zewt said...

very very well written... brilliantly put in the sweets analogy. on one hand... we know what is going on... but we also know that concrete steps to eradicate poverty will not be taken... i am sure we all know why...

Jeg said...

i'm guessing Elanor went to Cambridge with the government scholarship.

Or did she? can someone confirm this to me?

If Elanor was under scholarship, it's a shame how she came out with this entry.

But again, can someone confirm this to me?

zcer said...

Elanor owes the scholarship (if there was one) to the people of Malaysia (taxpayer's money after all). Not to the government.

democratic junkie said...


Cantab said...

Another brilliant post; simple so non-economists like myself can quickly grasp the concept that something is not so sweet back home.

And Jeg, how/why is it relevant how Elanor went to Cambridge? Scholarship or no scholarship, we are all still entitled to an opinion, no?

Or am I missing something here? Haven't been following this too closely recently..

Elanor said...

Thank you all for your comments, truly appreciate them.

And Jeg, if I was sponsored under a Government scholarship, would you care to explain to me why I should be ashamed of the fact that I wrote this?

I do not think I fully understand your line of reasoning.


somethingmissing said...


Can you confirm to me that you're a government scholar? As a Malaysian, I feel that if this is the case, it's a shame that you made that comment on Elanor's blog. Because you're arguing against opinions that I believe are crucial to a positive future for the nation, and therefore you yourself are behaving in a way that's detrimental to the nation. Such a shame. Scholarships are in fact awarded by the whole nation and not just the government or the status quo that you hold so highly, hence that government or status quo is not above criticism - quite the opposite. The nation is what matters, and the nation is not the government, nor is it a specific racial group or a status quo.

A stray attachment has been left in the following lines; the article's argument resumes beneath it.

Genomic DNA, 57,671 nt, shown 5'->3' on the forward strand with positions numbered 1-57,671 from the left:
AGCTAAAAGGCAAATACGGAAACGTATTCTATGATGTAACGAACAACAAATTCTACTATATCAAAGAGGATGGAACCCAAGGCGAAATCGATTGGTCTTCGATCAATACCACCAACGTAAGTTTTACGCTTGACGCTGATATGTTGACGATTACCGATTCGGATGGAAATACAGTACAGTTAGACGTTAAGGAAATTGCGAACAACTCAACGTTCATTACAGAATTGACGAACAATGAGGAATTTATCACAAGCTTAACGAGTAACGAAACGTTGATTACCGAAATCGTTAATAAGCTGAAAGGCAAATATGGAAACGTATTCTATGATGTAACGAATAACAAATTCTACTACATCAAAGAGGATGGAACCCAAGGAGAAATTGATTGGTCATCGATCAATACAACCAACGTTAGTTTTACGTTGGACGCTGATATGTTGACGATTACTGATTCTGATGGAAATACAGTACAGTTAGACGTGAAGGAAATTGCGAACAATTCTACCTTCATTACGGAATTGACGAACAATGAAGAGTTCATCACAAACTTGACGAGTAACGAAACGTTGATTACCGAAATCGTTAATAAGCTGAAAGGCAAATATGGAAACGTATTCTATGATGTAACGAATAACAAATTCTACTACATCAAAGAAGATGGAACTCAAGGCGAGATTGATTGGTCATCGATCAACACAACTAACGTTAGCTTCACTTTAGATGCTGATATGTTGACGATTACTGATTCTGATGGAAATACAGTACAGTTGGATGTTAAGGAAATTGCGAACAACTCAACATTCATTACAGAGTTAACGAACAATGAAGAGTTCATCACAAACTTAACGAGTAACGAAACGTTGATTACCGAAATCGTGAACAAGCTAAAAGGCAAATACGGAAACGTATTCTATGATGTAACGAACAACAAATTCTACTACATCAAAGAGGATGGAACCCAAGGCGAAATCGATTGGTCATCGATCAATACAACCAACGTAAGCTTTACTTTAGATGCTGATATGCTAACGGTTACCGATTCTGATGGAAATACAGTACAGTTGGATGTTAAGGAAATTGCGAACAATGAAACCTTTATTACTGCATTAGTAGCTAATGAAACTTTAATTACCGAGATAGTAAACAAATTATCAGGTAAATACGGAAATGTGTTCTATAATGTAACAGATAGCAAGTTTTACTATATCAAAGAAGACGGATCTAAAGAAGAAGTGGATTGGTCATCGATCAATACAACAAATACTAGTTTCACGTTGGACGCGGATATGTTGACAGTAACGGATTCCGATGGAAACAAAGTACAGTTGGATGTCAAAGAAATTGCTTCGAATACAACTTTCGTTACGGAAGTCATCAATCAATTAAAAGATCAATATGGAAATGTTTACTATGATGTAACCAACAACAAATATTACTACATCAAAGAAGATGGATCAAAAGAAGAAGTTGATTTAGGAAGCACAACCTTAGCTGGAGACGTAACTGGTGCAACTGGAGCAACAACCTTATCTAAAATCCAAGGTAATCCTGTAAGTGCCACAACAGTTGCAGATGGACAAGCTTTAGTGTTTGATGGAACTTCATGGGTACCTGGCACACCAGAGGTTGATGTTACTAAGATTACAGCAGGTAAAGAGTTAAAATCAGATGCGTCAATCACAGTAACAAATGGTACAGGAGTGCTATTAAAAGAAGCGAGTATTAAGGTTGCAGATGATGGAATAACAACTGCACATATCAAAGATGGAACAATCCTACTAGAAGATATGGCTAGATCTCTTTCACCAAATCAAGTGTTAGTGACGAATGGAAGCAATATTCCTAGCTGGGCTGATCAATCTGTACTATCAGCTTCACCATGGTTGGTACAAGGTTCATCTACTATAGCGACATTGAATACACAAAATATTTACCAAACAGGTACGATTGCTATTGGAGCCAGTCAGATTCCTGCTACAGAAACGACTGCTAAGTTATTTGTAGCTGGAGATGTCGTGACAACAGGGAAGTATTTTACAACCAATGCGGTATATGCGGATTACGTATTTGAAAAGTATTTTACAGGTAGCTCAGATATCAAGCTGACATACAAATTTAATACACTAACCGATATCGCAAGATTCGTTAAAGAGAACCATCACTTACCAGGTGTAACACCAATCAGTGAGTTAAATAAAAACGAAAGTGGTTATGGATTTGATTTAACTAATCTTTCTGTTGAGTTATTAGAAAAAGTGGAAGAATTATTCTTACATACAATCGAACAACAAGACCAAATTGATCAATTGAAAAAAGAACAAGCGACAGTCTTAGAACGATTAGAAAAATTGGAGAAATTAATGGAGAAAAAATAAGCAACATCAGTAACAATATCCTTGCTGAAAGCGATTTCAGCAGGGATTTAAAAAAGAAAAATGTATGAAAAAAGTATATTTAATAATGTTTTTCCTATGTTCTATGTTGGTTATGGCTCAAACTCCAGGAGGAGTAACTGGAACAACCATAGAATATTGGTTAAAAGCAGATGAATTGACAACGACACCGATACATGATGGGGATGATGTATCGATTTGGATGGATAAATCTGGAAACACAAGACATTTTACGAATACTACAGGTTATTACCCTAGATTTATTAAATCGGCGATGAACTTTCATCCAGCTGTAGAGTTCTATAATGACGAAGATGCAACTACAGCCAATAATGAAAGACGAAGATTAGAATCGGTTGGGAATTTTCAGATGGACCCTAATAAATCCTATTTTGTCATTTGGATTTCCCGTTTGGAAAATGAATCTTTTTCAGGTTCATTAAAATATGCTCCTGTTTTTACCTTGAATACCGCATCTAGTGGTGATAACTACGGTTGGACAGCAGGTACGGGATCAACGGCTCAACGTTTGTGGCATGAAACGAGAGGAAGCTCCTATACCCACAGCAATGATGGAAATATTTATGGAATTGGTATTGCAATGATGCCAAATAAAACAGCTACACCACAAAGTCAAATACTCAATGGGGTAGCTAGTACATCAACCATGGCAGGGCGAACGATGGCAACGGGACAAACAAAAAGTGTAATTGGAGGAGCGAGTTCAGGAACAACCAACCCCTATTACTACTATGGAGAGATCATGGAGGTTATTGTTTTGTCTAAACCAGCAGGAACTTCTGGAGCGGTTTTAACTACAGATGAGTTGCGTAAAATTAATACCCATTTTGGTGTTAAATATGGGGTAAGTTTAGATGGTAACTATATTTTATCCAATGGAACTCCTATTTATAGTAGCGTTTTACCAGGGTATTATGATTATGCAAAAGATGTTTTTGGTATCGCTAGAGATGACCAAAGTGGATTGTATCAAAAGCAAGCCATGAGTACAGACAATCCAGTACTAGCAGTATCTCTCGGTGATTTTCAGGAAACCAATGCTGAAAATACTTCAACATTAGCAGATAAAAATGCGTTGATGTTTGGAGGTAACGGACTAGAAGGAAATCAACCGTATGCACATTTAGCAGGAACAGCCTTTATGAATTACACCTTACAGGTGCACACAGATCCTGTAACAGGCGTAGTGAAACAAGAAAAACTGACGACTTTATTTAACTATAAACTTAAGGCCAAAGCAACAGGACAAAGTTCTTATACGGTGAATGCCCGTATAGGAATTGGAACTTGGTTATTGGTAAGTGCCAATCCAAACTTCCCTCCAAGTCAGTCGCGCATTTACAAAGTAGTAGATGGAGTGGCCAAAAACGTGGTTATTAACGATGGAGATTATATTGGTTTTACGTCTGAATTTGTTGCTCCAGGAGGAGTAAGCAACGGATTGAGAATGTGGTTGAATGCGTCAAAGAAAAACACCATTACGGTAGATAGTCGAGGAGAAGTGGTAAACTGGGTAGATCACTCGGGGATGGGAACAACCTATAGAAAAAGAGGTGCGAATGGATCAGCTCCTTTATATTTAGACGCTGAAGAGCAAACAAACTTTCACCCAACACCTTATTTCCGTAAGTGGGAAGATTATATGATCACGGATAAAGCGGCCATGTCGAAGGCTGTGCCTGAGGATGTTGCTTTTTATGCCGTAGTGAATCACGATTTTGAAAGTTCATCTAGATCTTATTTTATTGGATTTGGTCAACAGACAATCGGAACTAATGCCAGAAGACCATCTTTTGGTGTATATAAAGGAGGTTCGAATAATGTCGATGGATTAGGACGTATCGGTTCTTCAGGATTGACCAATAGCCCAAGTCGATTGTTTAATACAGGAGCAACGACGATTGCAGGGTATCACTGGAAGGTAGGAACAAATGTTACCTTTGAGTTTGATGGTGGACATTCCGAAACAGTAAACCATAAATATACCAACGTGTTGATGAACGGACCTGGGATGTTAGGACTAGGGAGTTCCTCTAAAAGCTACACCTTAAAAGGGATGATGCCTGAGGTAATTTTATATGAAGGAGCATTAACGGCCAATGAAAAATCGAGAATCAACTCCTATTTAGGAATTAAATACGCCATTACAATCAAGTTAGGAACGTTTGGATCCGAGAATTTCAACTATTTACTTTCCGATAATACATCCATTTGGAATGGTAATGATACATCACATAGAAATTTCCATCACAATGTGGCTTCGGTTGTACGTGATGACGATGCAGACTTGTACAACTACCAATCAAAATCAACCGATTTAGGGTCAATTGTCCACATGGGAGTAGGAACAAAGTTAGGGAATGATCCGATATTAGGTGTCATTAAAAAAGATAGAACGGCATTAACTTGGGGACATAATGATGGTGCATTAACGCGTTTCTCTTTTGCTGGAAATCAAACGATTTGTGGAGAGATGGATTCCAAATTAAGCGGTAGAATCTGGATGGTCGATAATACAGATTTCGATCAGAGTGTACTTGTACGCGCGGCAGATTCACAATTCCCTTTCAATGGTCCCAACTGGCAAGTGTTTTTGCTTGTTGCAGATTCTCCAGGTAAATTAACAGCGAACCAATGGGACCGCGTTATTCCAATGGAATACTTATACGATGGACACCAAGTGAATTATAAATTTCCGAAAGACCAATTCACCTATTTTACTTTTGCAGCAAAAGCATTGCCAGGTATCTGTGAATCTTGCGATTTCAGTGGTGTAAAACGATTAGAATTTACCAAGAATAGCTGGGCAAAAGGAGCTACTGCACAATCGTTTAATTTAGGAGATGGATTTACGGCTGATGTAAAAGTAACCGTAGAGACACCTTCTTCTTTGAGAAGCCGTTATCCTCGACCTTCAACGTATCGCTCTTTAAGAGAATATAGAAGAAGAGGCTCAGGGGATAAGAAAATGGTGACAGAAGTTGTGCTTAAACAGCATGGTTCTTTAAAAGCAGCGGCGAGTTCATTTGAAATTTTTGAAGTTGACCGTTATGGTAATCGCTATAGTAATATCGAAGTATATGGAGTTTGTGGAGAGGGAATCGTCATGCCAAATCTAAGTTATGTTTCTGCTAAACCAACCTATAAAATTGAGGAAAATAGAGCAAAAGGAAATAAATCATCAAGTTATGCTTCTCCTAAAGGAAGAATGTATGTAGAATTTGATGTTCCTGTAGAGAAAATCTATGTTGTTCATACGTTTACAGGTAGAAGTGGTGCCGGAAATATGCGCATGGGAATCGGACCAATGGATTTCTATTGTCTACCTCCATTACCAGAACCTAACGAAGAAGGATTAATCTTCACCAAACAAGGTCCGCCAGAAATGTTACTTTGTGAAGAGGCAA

Now, I actually don't think that it would be a shame for you to hold a government scholarship, since you clearly care about the nation's future in your own slightly misguided way. However you seem to equate your own approach with an approach that any scholar is duty-bound to adopt. That's a huge shame.

Anonymous said...

It is a shame that you care more about whether Elanor was a government scholar ... instead of seeing the merit or demerit of what Elanor is writing.
Even if Elanor went to Cambridge under Malaysian Government Scholsrship, paid by tax payers, her duty should be towards the tax payers, and it is precisely what she is doing, high lighting the challenges Malaysia is facing and hope something can be done about it.
Jeg, can you tell me who pay most of the tax in Malaysia and who get most of the benefit? Should they pay more attention to service the needs of the tax payers?